Race Across America is one of the longest and toughest endurance cycling event in the world. In 1982, RAAM began with four solo riders with teams being added in 1994. But make no mistake, RAAM is a race. The course is about 30% longer than the Tour de France and riders must finish in half the time allowed for the Tour. Not only that, this race is open to professional cyclists and to amateurs as well. Cyclists come from all over the world to compete in RAAM making it an extremely competitive field of athletes.

The course for the race covers 3000 miles, crosses 12 states and has a vertical ascent of over 170,000 feet. As you can see by the map below, we will race literally from sea to shining sea starting in Oceanside, California the second week in June and ending in Annapolis, Maryland. Teams such as ours will race non-stop 24 hours a day regardless of weather, illness, darkness, or misdirection with the hopes of finishing in 7 days or less.

No one does  this race totally alone. Teams will assemble a top crew of around 12-14 people who will co-ordinate the race. The crew is an essential part of  racing strategy. Sometimes functioning as map readers, guides, cooks, coaches, psychologists, errand runners, and sleep deprived zombies, they will refine and direct every aspect of the race ensuring not only our safety but our drive to finish.

You might be wondering how many athletes race RAAM. Not many. The ones who do come away with an achievement to last a lifetime and for us that means not only an athletic achievement but also one for our charitable community. We support charitable giving and demonstrate this through our racing efforts.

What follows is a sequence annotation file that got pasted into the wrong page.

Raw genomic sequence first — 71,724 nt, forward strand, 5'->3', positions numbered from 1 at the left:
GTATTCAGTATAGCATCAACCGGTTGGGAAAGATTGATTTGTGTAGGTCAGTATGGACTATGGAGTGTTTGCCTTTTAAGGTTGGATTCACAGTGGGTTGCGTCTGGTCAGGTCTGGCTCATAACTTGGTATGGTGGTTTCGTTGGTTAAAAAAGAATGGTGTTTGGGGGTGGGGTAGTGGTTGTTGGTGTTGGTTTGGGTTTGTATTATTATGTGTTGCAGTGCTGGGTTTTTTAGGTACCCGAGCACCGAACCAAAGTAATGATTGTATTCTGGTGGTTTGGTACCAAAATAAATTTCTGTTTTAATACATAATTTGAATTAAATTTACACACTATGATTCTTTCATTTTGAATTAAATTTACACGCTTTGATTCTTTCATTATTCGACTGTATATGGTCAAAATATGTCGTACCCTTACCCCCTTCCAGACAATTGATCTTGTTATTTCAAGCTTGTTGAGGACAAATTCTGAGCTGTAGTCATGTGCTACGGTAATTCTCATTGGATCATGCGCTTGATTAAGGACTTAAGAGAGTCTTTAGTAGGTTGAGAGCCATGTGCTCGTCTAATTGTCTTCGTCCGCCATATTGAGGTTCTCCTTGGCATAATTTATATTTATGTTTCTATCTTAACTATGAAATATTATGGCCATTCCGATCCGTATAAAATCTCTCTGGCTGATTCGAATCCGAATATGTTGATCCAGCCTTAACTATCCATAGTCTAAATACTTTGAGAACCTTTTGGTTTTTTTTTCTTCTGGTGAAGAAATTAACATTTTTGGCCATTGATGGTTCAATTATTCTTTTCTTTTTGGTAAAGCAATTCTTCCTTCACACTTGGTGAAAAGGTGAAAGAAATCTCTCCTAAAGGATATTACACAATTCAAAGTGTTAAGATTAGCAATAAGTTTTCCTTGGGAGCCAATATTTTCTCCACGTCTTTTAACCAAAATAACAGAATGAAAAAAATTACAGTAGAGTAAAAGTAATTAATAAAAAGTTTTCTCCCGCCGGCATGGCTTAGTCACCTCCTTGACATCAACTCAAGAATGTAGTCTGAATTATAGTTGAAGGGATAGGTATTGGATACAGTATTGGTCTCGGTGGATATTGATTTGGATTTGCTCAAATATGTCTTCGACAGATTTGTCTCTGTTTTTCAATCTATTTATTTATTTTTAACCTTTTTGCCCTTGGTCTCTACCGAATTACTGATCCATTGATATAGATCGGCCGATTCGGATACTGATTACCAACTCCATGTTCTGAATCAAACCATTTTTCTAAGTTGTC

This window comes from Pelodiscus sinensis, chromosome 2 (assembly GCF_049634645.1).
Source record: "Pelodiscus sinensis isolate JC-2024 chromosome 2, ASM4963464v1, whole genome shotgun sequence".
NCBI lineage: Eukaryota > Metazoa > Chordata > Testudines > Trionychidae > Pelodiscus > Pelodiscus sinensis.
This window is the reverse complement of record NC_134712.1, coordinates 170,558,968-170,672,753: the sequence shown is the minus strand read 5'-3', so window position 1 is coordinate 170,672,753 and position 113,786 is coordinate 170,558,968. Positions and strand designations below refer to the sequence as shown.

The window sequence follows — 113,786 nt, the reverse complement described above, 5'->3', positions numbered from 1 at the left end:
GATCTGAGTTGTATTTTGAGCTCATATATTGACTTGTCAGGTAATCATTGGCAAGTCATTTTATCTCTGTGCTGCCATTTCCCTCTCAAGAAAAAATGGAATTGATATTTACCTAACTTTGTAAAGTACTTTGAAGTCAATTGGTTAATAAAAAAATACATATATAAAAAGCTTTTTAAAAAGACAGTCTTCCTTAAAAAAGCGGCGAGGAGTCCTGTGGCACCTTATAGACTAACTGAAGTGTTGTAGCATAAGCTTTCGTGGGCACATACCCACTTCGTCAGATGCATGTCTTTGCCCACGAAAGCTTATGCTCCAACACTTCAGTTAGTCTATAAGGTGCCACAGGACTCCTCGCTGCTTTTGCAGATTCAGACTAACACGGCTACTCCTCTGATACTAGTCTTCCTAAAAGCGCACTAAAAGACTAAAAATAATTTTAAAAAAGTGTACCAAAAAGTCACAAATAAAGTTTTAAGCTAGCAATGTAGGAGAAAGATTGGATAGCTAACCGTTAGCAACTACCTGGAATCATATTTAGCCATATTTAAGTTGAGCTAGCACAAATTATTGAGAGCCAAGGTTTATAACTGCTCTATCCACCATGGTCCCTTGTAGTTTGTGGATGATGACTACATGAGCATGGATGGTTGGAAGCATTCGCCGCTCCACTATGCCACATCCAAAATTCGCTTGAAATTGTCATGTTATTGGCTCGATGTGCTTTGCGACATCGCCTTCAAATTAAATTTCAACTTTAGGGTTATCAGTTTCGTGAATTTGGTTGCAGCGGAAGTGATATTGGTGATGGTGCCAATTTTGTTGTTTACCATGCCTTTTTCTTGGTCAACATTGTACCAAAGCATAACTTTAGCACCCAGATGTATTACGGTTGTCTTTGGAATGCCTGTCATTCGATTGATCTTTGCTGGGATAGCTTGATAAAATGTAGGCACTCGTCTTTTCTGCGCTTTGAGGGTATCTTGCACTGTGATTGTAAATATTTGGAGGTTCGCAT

To read more about RAAM and the current racers for 2018, visit the RAAM website at www.raceacrossamerica.org

 And What About RAW?

Race Across the West (RAW) is the shorter version of RAAM.  It is often used as a qualifier for RAAM and has attracted ultracyclists from around the world.  This can be a testing ground for first timers or for those interested in a shorter race. RAW shines on its own as one of the crown jewels of ultracycling. The starting line is in Oceanside, CA and follows the first 930 miles of the RAAM route, through four states which offers some of the most challenging terrain early in the race.   From the intense climbing over the Sierra Mountains through the scorching heat of the Mojave and Sonoran desert and finishing in the Colorado Rockies  near Durango, CO, ultracyclists find themselves challenged to their upper limits.

To learn more about RAW and the current racers for 2018, visit the RAW website at raceacrossthewest.org

Why RAAM or RAW?  

We are a group of individuals who thrive on challenge.  For 2018, LS&G is entering a 4 person mixed (3 women, 1 man) relay cycling team for RAW. This team consists of seasoned athletes who are relatively new to cycling and RAW is the first foray into ultracycling.  We will combine our unique and collective determination, strength and sheer will (this is one CRAZY endeavor!) to race from Oceanside, CA to Durango, CO  covering 930 miles, beating strong winds and temperatures of over 115 degrees in the desert with the goal to finish as quickly as humanly possible! We will be fundraising to benefit our partner and great friends at Project Recycle.  Project Recycle’s focus is 3-fold, to provide bicycles earned by deserving children who work for an entire school year to improve in three areas:  Respect, Attendance and Academic Growth. Learn more about Project ReCycle here (link to PR webpage- projectrecycle.org).  Bicycles gifted to the children are donated and repaired with the utmost care by a host of volunteer mechanics.

Our purpose is to seek a personal challenge while inspiring others to take that first step toward an adventure of their own.  Whether it is that first bike provided through Project ReCycle, or dusting off your own bike to search for untold beauty, we race for you. The first pedal stroke is the start to unlock an inner potental that can lead to unknown challenges and health benefits begging to be discovered. We strive to help others find a new or, perhaps, existing frontier.